Perennial budget adjustment favorites — child care services, recreational programs, and facility rentals — would see the most increases.
Fees at the Menlo Children's Center and Belle Haven's Child Development Center would go up 3 to 8 percent, with new charges for seasonal programs, kindergarten preparation, and miscellaneous items such as late pickups.
A Menlo Park family with one child going to Belle Haven's preschool program, for example, would now pay $854 a month. If that child is a toddler, an entirely new monthly fee of $1,086 would apply.
Having a ball
Celebrating a birthday at the Arillaga Family Gymnastics Center, after it opens in April, would cost 42 percent more than it did at the old facility, jumping from $123 to $175 for up to 20 children. So will renting space at the facility; city staff recommended implementing new charges of $35 to $200 per hour, depending on which room, with non-residents paying higher rates than residents. Renting Bedwell Bayfront Park for a day would cost $100.
The after-school volleyball program would cost $517 for residents, an increase of 15 percent. Basketball would go up 5 percent, while gymnastics classes would cost 4 to 6 percent more depending on how many hours a week a child attends. Adult sports programs would also see a modest 3 to 5 percent increase.
Recent rumors confirm that sometimes people go the library after visiting the gym. Let's hope they take care of the library books. Staff wants to replace the $10 maximum charge for damaged materials with the actual cost of replacement, plus a $5 service fee.
Permits, building costs
Sometimes Menlo Park developers want to chop down heritage trees or appeal traffic-impact fees. Staff has suggested charging $25 to $50 more for doing so.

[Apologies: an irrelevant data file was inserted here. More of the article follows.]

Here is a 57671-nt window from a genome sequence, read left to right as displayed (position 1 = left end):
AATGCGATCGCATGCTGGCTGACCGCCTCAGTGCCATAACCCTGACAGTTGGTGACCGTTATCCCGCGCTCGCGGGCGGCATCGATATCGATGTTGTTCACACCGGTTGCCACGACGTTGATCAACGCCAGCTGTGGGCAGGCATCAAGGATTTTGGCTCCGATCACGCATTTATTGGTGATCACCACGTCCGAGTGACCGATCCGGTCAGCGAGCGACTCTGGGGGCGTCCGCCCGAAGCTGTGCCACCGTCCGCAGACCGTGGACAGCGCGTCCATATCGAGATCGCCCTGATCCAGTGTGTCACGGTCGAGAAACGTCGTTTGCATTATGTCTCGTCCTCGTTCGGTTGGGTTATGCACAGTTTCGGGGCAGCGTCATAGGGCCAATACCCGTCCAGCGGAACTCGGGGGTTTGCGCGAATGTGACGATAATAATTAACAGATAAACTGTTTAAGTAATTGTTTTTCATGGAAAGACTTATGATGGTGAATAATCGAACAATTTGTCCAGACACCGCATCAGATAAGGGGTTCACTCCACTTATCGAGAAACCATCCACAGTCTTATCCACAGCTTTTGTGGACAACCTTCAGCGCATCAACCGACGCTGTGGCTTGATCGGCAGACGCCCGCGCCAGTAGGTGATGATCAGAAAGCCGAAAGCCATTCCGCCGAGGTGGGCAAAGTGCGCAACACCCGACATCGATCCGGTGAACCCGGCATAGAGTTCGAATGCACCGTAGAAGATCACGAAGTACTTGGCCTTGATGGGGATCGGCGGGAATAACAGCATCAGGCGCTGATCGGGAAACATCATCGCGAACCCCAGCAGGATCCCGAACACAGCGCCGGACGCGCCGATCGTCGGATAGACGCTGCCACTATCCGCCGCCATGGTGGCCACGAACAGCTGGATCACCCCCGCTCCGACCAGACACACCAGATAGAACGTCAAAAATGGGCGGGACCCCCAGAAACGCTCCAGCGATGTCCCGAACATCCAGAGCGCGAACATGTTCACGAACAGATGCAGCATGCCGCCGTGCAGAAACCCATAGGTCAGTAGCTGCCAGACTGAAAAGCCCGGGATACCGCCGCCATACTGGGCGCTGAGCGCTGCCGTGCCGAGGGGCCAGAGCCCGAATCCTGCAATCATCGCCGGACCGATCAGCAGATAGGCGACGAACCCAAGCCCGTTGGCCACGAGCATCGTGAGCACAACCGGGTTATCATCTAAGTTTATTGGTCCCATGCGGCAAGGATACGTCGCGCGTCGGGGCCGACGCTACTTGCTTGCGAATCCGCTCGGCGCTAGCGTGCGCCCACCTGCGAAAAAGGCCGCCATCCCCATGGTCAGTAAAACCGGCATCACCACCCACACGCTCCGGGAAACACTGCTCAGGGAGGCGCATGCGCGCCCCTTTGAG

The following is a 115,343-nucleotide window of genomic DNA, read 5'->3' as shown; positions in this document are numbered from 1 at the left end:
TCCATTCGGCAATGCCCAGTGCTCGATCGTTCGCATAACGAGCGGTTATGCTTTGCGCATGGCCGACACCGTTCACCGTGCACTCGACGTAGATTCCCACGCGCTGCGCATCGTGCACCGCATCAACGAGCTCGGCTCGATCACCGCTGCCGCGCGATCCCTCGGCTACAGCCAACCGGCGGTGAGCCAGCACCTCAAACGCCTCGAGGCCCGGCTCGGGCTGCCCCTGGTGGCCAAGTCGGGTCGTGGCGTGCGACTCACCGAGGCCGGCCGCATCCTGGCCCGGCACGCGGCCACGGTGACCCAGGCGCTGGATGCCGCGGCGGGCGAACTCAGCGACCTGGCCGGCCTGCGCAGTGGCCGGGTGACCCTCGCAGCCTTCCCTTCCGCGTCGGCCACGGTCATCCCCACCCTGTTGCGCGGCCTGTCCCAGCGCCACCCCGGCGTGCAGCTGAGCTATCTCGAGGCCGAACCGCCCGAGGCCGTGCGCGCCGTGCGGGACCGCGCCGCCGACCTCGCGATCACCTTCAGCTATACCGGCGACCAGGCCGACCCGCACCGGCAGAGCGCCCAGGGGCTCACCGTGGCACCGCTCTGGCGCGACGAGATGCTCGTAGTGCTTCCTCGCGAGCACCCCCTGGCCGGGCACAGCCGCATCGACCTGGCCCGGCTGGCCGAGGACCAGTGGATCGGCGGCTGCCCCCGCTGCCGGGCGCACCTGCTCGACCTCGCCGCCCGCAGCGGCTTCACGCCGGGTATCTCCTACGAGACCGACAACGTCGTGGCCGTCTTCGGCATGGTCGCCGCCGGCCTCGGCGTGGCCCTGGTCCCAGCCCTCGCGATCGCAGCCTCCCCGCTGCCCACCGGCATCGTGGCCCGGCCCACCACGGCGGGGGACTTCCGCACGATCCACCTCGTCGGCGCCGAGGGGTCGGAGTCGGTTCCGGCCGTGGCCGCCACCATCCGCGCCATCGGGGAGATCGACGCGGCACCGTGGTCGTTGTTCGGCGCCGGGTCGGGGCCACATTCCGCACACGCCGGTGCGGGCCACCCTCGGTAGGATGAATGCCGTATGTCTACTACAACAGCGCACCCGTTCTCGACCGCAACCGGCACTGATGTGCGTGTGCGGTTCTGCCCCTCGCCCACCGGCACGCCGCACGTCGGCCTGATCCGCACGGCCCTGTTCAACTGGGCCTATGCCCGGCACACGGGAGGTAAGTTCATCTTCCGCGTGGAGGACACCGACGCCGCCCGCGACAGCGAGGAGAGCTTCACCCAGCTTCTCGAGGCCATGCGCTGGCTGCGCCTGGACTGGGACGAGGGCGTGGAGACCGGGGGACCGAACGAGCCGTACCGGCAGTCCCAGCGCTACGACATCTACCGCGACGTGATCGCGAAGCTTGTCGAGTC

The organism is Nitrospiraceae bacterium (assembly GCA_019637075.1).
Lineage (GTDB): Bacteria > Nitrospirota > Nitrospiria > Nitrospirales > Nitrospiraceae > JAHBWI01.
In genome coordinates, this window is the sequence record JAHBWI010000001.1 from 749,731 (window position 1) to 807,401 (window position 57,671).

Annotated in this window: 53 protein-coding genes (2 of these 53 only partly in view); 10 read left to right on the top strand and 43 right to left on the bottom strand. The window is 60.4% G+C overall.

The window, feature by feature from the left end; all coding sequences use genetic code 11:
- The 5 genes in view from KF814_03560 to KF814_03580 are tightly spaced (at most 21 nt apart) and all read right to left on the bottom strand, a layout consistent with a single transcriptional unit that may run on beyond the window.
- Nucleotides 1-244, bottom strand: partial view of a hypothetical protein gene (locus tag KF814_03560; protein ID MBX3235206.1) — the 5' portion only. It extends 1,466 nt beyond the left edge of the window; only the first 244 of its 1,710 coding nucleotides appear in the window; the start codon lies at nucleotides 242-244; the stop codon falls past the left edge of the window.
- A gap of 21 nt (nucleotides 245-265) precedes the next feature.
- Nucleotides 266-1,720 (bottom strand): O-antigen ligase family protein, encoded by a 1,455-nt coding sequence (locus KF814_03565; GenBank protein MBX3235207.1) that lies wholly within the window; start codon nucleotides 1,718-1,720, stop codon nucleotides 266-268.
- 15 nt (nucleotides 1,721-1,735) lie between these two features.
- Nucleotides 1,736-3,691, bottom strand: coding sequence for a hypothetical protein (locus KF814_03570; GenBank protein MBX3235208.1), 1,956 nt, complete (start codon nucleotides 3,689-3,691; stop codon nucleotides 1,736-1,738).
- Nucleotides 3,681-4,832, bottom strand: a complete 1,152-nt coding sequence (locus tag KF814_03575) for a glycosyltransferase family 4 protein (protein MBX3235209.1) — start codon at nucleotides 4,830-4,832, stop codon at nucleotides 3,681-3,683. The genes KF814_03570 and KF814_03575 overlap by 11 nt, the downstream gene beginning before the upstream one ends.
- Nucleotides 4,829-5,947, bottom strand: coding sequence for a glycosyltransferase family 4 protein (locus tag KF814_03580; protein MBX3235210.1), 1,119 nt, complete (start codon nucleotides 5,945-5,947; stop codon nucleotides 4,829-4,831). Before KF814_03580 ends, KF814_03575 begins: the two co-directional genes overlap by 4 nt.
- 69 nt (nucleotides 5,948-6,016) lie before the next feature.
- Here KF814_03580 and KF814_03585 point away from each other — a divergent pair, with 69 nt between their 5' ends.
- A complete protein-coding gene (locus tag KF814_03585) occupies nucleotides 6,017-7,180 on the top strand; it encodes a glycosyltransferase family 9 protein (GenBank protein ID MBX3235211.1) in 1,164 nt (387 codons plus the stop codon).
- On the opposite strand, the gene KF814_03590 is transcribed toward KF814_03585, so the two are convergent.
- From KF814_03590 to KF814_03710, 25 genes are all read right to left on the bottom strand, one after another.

Raising fees for plan review of projects as small as 250 square feet has already drawn fire. Henry Riggs, an architect who serves on the Planning Commission, asked the city to concentrate on cutting red tape instead by reducing the amount of time needed for inspections and approvals.
"I have two concerns that we are discouraging compliance in two key desired areas by further burdening minor residential projects which are already heavily burdened by fees. As it is, all too many home owners are driven to 'after hours' work to avoid these fees, resulting in unlicensed and un-inspected work in our city," Mr. Riggs wrote in an email to the council on March 22.
He told the Almanac that while some feel the cost and time of reviews isn't out of proportion, project costs are pressing the limits of what even two-income households can afford, and added fees may be the "straw that broke the camel's back."
Each project is different, Mr. Riggs said, and his issue with the changes, which add up to relatively small dollar amounts, isn't the total cost, but that it's one more nudge for small projects to dodge the permitting process and for others to get cancelled.
Once plans and permits get the green light, construction can start — but that generates debris. City staff would like to hike the cost of making sure disposal occurs in compliance with code by 100 percent to $300.
Staff expects the fee changes, if approved, to add $177,172 a year to city coffers. The council meeting starts at 7 p.m. in council chambers at the Civic Center at 701 Laurel St.
Go to tinyurl.com/d3f6nlp to review the staff report.